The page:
# From Algorithms to Z-Scores: Probabilistic and Statistical Modeling in Computer Science

## Professor Norm Matloff , University of California, Davis

OVERVIEW:

The materials here form a textbook for a course in mathematical probability and statistics for computer science students. (It would work fine for general students too.)

"Why is this text different from all other texts?"

• Computer science examples are used throughout, in areas such as: computer networks; data and text mining; computer security; remote sensing; computer performance evaluation; software engineering; data management; etc.
• The R statistical/data manipulation language is used throughout. Since this is a computer science audience, a greater sophistication in programming can be assumed. It is recommended that my R tutorials be used as a supplement:

• Throughout the units, mathematical theory and applications are interwoven, with a strong emphasis on modeling: What do probabilistic models really mean, in real-life terms? How does one choose a model? How do we assess the practical usefulness of models?

For instance, the chapter on continuous random variables begins by explaining that such distributions do not actually exist in the real world, due to the discreteness of our measuring instruments. The continuous model is therefore just that--a model, and indeed a very useful model.

There is actually an entire chapter on modeling, discussing the tradeoff between accuracy and simplicity of models.

• There is considerable discussion of the intuition involving probabilistic concepts, and the concepts themselves are defined through intuition. However, all models and so on are described precisely in terms of random variables and distributions.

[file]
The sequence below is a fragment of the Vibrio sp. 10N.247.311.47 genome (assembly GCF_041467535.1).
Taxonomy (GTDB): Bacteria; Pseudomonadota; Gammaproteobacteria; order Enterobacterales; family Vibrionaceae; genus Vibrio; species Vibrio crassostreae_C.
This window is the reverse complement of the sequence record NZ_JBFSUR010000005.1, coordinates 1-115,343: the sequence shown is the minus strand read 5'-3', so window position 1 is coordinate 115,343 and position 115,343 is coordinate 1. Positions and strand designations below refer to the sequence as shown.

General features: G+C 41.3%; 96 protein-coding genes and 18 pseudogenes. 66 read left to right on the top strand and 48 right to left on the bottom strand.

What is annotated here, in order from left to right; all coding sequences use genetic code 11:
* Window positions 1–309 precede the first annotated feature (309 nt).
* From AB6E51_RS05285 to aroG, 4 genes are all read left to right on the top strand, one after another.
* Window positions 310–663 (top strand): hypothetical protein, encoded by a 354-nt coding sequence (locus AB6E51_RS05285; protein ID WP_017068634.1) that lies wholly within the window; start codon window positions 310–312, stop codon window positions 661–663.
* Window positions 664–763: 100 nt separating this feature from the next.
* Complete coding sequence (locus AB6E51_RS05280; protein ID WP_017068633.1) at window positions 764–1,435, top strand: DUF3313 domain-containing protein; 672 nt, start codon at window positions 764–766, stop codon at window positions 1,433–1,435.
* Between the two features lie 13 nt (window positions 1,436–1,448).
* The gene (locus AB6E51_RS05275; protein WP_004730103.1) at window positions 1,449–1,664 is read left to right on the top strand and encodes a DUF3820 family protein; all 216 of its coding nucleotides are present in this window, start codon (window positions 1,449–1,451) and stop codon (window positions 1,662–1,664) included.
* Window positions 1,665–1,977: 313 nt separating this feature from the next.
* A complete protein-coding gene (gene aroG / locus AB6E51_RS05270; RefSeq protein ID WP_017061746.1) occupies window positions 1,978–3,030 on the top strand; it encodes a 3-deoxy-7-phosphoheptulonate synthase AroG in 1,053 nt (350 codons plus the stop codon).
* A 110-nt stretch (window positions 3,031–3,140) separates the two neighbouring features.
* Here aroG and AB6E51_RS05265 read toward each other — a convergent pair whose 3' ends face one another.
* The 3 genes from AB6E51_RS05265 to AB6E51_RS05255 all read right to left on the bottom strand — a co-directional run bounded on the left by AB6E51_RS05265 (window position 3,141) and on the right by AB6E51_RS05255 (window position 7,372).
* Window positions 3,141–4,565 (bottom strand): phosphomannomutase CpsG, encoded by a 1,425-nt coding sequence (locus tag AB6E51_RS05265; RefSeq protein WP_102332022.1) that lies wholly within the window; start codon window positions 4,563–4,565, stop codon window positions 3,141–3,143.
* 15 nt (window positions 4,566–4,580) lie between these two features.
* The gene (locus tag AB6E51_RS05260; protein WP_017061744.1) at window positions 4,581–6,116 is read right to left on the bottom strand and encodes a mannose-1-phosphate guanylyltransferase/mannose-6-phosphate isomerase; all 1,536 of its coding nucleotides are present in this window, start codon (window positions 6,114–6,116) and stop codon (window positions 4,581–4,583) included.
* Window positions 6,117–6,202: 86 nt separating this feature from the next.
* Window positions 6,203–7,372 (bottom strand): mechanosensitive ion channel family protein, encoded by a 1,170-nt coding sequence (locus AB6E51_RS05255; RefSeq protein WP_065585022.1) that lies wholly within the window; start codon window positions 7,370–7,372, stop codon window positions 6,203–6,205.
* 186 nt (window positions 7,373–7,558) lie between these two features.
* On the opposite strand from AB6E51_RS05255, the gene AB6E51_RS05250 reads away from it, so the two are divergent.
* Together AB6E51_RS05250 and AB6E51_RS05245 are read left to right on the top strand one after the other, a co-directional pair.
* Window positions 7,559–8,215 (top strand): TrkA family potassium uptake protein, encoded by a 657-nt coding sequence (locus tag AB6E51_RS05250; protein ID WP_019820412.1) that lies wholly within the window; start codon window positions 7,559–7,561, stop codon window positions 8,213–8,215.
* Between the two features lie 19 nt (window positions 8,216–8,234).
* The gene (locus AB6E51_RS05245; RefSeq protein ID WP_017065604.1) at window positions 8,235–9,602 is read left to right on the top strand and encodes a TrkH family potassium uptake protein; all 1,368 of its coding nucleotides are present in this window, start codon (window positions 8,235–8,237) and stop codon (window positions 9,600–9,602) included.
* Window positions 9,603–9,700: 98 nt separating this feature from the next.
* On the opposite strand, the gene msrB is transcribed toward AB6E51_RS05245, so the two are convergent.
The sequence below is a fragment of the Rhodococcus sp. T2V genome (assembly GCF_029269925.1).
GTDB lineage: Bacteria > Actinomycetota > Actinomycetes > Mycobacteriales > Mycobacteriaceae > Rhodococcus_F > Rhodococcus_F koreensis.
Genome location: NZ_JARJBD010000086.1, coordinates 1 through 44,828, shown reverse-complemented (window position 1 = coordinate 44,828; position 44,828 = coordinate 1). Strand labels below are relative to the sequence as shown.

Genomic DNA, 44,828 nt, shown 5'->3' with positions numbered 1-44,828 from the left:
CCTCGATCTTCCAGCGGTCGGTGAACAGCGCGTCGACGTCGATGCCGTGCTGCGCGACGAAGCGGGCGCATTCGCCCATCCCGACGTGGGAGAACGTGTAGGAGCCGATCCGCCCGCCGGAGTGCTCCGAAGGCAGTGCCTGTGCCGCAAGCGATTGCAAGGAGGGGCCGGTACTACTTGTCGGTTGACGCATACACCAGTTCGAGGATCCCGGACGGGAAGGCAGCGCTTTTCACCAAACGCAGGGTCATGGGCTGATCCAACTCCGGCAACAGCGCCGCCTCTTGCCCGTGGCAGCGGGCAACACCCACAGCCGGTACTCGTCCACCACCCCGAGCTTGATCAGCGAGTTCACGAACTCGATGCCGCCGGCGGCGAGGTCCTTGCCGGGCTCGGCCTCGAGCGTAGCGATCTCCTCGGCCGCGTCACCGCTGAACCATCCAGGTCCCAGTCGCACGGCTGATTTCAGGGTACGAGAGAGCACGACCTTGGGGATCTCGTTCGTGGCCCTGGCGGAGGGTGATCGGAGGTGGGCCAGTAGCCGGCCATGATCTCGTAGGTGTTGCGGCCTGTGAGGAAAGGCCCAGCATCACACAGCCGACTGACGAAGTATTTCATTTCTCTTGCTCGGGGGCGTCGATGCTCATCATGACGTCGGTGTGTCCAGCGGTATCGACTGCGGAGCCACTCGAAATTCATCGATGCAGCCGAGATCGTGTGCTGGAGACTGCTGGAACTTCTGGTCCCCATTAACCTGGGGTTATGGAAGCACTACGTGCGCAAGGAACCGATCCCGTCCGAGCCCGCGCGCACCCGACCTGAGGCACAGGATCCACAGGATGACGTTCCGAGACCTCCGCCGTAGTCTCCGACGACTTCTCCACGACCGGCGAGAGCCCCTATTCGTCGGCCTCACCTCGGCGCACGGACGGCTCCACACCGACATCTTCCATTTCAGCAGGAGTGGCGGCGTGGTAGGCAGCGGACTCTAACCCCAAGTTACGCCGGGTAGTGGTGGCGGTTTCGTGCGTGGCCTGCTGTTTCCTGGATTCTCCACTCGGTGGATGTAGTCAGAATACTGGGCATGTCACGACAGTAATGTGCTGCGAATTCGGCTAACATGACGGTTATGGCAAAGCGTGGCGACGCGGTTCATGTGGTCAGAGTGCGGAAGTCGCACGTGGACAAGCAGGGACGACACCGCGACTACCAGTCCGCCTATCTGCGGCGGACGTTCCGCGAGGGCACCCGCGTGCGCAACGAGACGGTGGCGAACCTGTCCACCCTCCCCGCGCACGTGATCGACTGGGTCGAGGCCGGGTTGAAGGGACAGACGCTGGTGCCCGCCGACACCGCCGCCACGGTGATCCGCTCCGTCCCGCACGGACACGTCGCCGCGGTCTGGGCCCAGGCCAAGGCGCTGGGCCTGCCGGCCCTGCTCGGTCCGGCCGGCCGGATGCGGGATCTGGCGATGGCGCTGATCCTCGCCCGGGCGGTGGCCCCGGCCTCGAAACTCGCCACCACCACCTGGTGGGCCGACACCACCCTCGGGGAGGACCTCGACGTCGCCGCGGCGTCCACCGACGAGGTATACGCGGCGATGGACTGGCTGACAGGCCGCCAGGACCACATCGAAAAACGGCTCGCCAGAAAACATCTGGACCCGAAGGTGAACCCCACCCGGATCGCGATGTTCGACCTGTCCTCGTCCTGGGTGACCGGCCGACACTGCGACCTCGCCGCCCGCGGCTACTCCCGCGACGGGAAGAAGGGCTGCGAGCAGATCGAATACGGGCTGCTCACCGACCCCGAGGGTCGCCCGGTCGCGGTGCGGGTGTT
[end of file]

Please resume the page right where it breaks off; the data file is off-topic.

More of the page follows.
The materials are continuously evolving, with new examples and topics being added.

Prerequisites: The student must know calculus, basic matrix algebra, and have some minimal skill in programming.

LICENSING:

This work is licensed under a Creative Commons Attribution-No Derivative Works 3.0 United States License. Copyright is retained by N. Matloff in all non-U.S. jurisdictions, but permission to use these materials in teaching is still granted, provided the authorship and licensing information here is displayed. I would appreciate being notified if you use this book for teaching, just so that I know the materials are being put to use, but this is not required.

The book is freely available, subject to the conditions above, and can be downloaded from http://heather.cs.ucdavis.edu/~matloff/132/PLN/probstatbook/ProbStatBook.pdf.

AUTHOR'S BIO:

Norm Matloff is a Professor of Computer Science at the University of California, Davis. He was formerly a statistics professor at that university, and thus approaches the subject matter here as both a statistician and computer scientist. His research has included a number of diverse areas in the two fields, and he has been a recipient of the university's Distinguished Teaching Award. He was born and raised in Los Angeles, and earned his PhD in theoretical mathematics (probability theory/functional analysis) at UCLA.